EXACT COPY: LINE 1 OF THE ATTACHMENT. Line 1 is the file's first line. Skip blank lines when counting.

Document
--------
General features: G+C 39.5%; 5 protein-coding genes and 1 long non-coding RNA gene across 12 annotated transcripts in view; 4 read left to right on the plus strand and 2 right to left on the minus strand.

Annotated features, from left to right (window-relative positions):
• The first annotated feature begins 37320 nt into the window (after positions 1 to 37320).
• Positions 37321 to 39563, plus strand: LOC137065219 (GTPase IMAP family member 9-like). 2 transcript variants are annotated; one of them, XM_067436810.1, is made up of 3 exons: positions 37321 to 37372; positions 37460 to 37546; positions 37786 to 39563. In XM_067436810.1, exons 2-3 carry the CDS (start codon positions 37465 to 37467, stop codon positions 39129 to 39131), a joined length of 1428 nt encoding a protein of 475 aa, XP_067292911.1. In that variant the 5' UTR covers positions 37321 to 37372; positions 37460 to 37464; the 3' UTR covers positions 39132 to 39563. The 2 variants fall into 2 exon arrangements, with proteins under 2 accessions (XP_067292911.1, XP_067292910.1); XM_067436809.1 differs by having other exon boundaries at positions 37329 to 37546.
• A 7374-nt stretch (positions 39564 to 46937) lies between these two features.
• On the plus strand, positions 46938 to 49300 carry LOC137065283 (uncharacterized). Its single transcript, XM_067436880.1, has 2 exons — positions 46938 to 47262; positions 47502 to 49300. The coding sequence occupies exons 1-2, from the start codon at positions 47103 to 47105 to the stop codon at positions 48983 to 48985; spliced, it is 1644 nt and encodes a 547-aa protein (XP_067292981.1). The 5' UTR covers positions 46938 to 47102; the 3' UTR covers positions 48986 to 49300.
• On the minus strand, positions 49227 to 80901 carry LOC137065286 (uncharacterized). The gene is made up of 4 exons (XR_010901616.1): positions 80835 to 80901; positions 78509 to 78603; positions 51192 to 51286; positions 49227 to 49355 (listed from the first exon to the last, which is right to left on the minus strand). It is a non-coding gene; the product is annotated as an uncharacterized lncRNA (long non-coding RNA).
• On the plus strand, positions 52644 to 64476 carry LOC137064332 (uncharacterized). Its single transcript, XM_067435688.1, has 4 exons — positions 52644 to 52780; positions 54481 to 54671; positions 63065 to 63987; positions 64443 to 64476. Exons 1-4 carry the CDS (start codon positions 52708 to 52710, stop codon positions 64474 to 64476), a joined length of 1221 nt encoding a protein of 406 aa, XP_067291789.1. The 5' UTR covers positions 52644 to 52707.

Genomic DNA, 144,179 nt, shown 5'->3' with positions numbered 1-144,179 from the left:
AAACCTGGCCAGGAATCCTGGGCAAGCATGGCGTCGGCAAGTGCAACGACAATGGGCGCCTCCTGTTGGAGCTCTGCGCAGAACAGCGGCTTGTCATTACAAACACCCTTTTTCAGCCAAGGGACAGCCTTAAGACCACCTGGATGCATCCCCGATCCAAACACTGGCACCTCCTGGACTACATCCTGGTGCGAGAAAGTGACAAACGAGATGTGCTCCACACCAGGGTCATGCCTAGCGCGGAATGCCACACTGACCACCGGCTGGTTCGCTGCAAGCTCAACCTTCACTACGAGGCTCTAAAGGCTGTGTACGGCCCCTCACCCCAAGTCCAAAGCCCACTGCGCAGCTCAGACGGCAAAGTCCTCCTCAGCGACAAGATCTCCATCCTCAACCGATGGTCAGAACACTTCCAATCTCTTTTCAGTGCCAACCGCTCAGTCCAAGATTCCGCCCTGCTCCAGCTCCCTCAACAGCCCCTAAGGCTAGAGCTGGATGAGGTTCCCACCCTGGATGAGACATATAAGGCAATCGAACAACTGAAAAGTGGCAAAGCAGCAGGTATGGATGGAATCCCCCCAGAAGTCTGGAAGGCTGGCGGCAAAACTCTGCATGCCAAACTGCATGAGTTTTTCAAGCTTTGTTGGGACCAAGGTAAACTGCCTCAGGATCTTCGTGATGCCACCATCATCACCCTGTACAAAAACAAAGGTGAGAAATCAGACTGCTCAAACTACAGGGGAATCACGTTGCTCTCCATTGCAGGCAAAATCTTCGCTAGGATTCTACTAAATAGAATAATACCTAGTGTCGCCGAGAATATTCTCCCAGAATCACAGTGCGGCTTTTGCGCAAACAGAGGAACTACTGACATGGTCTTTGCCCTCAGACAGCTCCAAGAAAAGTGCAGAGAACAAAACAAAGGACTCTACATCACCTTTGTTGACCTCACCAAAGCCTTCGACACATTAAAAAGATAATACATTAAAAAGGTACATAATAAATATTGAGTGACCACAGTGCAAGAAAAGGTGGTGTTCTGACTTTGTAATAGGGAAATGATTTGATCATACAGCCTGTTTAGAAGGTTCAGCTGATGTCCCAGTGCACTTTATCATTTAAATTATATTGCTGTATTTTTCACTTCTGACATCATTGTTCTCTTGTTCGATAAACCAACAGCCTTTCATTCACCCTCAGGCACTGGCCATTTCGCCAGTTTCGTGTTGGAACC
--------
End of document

General features: G+C 39.5%; 5 protein-coding genes and 1 long non-coding RNA gene across 12 annotated transcripts in view; 4 read left to right on the plus strand and 2 right to left on the minus strand.